An audio compression method that can compress music on CD’s so that 20 hours of MONO music can fit on only one CD. Has applications for junk “musak” in malls and shopping centres over crummy PA systems. Also used for Interactive Multimedia CD’s, which require a lot of compression to store audio, picture, text and graphic information. (See ADPCM.)


ATRAC:  (Adaptive TRansform Acoustic Coding)

This is the type of audio compression used in Sony’s MiniDisc systems. It compresses music to approximately one fifth its original size. (See ATRAC.)


MP1 - Moving Pictures Expert Group Audio 1

Not to be confused with MPEG1, which is for video-audio. MP1 is strictly an audio compression that is intended for use when directly recording and compressing in “real time.” For example, it was used for the now defunct “Digital Compact Cassette” (DCC). That was a “real time recording” application.


MP2 - Moving Pictures Expert Group Audio 2

Not to be confused with MPEG2, which is for video-audio. MP2 is used for the audio with Digital TV broadcasts. It is used to put audio on some DVD’s (mainly overseas), but not to be confused with the audio put on DVD-Video by Dolby and DTS processes, or how DVD-Audio discs are made. In Asia, MP2 is used heavily on Video Game CD’s.


MP3 - Moving Pictures Expert Group Audio 3

This is the main MPEG audio format of compression. It is used for things such as putting music on and taking it off the Internet (streaming). Home consumers are making their own CD’s of music off the Internet - all in MP3. CD players are now available that play MP3 homemade CD’s as well as normal CD’s, plus there are many little MP3 players that store music in memory. New MP3 car audio products are starting to now come out as well. It sounds like junk in terms of serious audio applications.

MP4 - Moving Pictures Expert Group Audio 4

MP4 is one of the MPEG compression formats that can be used for Internet transfer and downloading of music and video information. MP4 is also the type of compression Dolby is using in their “Advanced Audio Coding,” which is a copy protection code being adopted by the industry applied to music on the Internet.



A brand name of lossy compression for audio on the Internet. Similar to MP3.



An abbreviation for Windows Media Audio. Microsoft’s proprietary digital music recording and playback format and recorder-player intended to replace, or at least significantly compete with, MP3. WMA devices store music in half the digital memory space as those used in MP3 devices. Examples of WMA players are the pocket-sized Intel “Pocket Concert Audio Player” and the Sonicube “Rio 800” which can each hold up to 4 hours of music (at sub-CD quality, but reportedly better sounding than MP3). When you “rip” (copy) a song from a CD into a WMA device, it automatically installs copyright-protecting “digital rights management” tools into the copied file. This limits or completely prevents additional copies from being made, depending on the copy protection instructions programmed into the original material.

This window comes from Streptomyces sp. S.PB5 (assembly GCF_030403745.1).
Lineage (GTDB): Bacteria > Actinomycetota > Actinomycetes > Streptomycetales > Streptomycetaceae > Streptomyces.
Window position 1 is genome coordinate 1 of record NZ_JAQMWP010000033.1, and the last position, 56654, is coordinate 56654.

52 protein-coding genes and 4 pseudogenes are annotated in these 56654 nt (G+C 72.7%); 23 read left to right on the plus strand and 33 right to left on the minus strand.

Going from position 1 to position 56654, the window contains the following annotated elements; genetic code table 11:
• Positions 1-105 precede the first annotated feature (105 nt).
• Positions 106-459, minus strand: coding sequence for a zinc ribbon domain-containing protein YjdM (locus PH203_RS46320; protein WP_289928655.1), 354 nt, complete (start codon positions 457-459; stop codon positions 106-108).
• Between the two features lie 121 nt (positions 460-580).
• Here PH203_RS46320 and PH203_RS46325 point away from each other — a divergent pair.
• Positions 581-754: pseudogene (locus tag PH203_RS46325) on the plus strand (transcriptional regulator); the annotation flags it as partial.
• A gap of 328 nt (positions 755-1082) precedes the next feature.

COMPRESSION DRIVER:  A type of loudspeaker cone or diaphragm designed to send its sound into a narrow throat or horn from which it is amplified and its sound qualities further altered. A compression driver is much like the mouthpiece on a trumpet. It, by itself, makes little sound, but it is designed to send its sound into the body of the trumpet, which alters the sound and amplifies it. Compression drivers are usually used more for high-powered speaker systems such as those used at live concerts. Their power, plus the horn that amplifies the sound, can really push the sound out into the audience. Most PA speaker tweeters are compression drivers, especially those which are called “horns”.


COMPRESSION RATIO:    The word “ratio” means the relative or comparative proportion of one quantity to another, like the relationship of width to height, amount of flour to sugar when mixing cake batter, number of boys to girls in a school, etc. Ratios are usually expressed using two numbers and a colon is placed between them. For example a ratio of 2 to 1 would be written “2:1”. 1) “Compression ratio” is the ratio of data in the original uncompressed digital signal to the compressed version. For example, all Dolby surround sound compresses the audio about 12:1. DTS compresses about 4:1. This ratio should not be used as the only method to assess the quality of a compressed signal. In general greater compression can be expected to result in worse quality, but different techniques give widely different results for the same compression ratio. Results will also vary depending on programme content. (If you need more data, see COMPRESSION3.) 2) When using a compressor for mixing sounds, the compressor (or limiter) has a compression ratio - how much it is compressing compared to the original sound. (See COMPRESSION 1 for more data.)